I’m just back to civilization (i.e. London) and find he’s on at the Scala tomorrow and there are advance tickets for £12!!! Sadly the show is from 10 pm – 4 am, he’s probably not on until gone midnight and I’d be asleep before he started. Oh well – I’ll just have to listen to the CDs again. If you’ve never heard of him, he makes beautiful music like this and extreme but brilliant music like this and even this. Like Aphex Twin only more so – wouldn’t it be great to be young again?
I’m not reviewing everything at the moment: there are lots of shows ending and what’s point of reviewing the last performance? However, this does mean there are some terrific offers out there. Theatre People have just launched March Madness with some really good deals but it’s worth registering for Showsavers to see all the offers around. I’d particularly recommend grabbing From Here to Eternity and Emil and the Detectives while they’re still on as they are both terrific. There are also some tired old musicals I have no intention of paying any money but Billy Elliot is still fabulous and I might go again if it was just a bit cheaper.
I will be away for a couple of weeks but will be updating my blog again at the end of May.
Some people may think it is odd that I can rate a travelling company such as Vienna Festival Ballet more highly than the obviously much more skilled Royal Ballet. As I can’t go out much at the moment, I decided to look at the very different experience of big and small theatres and venues.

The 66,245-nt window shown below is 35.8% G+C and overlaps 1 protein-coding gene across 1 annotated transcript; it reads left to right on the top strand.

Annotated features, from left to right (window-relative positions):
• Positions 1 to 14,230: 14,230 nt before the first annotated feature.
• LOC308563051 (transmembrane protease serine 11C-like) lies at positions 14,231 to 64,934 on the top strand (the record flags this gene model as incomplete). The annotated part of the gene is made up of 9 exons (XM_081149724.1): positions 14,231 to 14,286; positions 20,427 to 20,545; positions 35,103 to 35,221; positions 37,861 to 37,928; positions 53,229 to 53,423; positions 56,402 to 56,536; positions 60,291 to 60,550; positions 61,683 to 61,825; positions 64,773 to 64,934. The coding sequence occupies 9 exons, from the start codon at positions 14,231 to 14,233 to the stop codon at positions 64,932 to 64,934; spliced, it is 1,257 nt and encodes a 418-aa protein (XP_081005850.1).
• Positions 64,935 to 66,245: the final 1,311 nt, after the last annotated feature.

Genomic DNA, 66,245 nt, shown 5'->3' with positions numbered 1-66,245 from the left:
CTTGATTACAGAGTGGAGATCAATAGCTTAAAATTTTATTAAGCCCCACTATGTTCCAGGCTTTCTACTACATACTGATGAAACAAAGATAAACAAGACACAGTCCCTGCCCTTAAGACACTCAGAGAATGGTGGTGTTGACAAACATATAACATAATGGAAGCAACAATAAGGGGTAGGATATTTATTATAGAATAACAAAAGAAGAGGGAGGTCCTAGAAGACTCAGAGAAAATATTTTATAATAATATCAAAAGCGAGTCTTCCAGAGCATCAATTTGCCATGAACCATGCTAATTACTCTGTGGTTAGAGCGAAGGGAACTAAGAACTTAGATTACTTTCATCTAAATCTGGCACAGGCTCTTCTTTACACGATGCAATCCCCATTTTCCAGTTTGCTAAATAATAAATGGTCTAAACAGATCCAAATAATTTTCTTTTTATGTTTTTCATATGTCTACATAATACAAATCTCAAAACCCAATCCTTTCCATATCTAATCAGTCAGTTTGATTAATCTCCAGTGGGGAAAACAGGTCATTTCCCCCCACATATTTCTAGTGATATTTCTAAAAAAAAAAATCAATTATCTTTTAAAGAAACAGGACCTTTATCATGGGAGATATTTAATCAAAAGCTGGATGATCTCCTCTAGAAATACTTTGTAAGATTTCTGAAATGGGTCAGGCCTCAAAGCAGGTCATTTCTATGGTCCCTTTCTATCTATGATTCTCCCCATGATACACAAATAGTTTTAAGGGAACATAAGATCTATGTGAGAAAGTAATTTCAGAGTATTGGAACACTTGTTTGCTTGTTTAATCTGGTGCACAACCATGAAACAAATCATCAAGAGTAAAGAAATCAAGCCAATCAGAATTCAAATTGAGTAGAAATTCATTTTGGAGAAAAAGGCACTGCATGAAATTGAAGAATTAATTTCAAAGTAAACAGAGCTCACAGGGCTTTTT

Skill levels. Obviously the big companies can draw on more highly skilled actors and dancers than the little ones but sometimes the very best actors love working in small theatres (e.g. Michael Gambon and Eileen Atkins in “All That Fall” last year) and some small theatres can draw the very best actors, such as the Orange Tree in Richmond. It also takes a different sort of skill to work on a big stage in a big theatre – OperaUpClose can get extremely good singers who may not have the power to fill the Coliseum or ROH.
Musical scale. Most of the best concerts I have been to have been in small venues such as the JACK Quartet playing Xenakis’s astonishing Tetras Quartet at the Wigmore Hall or the amazing Japanese band Nissennenmondai at Upset the Rhythm. You can never see that level of virtuosity in a symphony orchestra or in a stadium, unless it is on the video screens.
Practice makes perfect. Travelling companies will recruit for a specific production and then play it night after night, raising their performances to levels they would not initially be able to achieve. Oddly, the use of pre-recorded music can help too as it is absolutely the same every night. I love the use of a full orchestra by the Royal Ballet or English National Ballet but the tightest performance by the ENB I have seen was their collaboration with Flawless in “Against Time,” a touring production danced to a recorded backing.
Friendliness. Small theatres and venues offer a far more intimate experience than the bigger venues and sharing the experience with a few dozen people can make you feel a part of something very special whereas larger places can become very impersonal.